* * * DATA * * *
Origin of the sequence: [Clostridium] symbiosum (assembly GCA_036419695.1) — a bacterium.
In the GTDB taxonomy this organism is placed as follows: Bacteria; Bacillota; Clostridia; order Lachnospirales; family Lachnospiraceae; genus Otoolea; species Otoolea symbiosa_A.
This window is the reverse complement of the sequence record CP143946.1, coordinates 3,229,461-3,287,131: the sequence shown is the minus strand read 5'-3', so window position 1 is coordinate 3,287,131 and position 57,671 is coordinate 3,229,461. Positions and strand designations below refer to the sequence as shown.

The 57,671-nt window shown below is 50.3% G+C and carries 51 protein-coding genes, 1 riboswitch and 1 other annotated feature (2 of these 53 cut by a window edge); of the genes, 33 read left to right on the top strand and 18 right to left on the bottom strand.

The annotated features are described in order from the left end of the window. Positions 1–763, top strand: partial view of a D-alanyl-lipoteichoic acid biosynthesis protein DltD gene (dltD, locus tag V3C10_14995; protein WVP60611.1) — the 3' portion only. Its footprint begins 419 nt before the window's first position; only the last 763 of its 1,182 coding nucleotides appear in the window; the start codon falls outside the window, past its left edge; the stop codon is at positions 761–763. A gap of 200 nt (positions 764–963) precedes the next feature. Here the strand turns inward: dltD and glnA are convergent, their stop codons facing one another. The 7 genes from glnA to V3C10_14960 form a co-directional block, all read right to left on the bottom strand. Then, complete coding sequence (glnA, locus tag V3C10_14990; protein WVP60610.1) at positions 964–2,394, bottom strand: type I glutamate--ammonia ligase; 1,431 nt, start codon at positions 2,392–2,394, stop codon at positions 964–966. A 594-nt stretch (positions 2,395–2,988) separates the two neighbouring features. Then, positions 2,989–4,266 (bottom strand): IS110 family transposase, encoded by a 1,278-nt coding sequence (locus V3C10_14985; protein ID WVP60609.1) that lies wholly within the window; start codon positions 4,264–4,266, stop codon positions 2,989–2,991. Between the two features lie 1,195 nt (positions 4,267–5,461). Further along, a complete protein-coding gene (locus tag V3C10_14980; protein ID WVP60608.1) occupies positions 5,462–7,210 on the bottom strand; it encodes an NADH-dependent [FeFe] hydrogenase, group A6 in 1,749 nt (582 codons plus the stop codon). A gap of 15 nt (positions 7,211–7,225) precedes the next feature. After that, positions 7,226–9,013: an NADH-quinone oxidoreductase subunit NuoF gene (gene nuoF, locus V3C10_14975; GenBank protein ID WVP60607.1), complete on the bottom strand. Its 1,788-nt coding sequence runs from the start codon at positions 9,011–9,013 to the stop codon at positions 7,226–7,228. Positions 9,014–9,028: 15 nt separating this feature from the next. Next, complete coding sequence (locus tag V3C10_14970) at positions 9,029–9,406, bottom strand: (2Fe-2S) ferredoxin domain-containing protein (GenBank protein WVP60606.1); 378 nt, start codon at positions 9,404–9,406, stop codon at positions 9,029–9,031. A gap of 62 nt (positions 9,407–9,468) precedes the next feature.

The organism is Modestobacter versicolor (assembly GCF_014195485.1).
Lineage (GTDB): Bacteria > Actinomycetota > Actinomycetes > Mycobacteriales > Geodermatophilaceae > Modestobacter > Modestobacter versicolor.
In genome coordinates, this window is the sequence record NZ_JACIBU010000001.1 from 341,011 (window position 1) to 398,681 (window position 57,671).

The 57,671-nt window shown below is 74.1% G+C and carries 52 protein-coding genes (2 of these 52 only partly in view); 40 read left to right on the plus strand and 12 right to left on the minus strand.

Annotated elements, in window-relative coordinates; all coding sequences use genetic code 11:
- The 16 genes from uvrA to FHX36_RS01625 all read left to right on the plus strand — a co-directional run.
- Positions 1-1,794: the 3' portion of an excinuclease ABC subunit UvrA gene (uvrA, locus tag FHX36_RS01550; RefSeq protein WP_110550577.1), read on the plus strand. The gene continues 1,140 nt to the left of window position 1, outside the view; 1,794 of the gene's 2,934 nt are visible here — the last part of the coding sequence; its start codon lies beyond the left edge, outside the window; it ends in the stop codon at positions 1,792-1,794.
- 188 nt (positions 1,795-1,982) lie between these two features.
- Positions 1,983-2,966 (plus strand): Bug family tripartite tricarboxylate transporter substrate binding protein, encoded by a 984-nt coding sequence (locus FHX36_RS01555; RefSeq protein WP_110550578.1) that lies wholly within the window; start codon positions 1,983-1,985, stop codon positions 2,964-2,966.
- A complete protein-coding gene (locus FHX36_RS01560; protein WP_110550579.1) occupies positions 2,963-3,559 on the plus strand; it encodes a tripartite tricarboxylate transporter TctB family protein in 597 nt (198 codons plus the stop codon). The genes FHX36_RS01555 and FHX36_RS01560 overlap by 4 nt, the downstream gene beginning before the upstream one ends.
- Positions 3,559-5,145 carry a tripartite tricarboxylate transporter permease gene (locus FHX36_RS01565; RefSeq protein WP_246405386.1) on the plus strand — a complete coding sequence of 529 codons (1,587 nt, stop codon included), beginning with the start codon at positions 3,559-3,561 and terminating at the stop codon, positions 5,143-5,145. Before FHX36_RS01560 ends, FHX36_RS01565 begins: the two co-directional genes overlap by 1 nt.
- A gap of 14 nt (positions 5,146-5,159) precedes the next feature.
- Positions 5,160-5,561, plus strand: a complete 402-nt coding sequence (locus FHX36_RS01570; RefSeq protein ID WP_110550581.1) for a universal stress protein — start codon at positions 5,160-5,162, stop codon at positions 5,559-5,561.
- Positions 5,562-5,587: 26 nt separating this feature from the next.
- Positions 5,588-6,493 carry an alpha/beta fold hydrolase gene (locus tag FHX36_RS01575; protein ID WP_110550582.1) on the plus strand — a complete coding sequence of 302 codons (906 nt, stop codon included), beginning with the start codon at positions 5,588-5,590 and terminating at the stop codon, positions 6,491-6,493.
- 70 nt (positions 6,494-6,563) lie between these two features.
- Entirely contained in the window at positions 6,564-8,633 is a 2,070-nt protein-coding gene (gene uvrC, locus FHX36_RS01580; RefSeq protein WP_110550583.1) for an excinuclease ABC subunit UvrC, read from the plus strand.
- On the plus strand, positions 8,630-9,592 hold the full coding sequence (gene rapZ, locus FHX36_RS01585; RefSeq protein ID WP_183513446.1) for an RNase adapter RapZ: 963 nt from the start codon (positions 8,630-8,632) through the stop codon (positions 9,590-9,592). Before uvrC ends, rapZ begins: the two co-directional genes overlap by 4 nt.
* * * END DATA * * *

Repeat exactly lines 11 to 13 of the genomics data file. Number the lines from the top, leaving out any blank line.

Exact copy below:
- The 16 genes from uvrA to FHX36_RS01625 all read left to right on the plus strand — a co-directional run.
- Positions 1-1,794: the 3' portion of an excinuclease ABC subunit UvrA gene (uvrA, locus tag FHX36_RS01550; RefSeq protein WP_110550577.1), read on the plus strand. The gene continues 1,140 nt to the left of window position 1, outside the view; 1,794 of the gene's 2,934 nt are visible here — the last part of the coding sequence; its start codon lies beyond the left edge, outside the window; it ends in the stop codon at positions 1,792-1,794.
- 188 nt (positions 1,795-1,982) lie between these two features.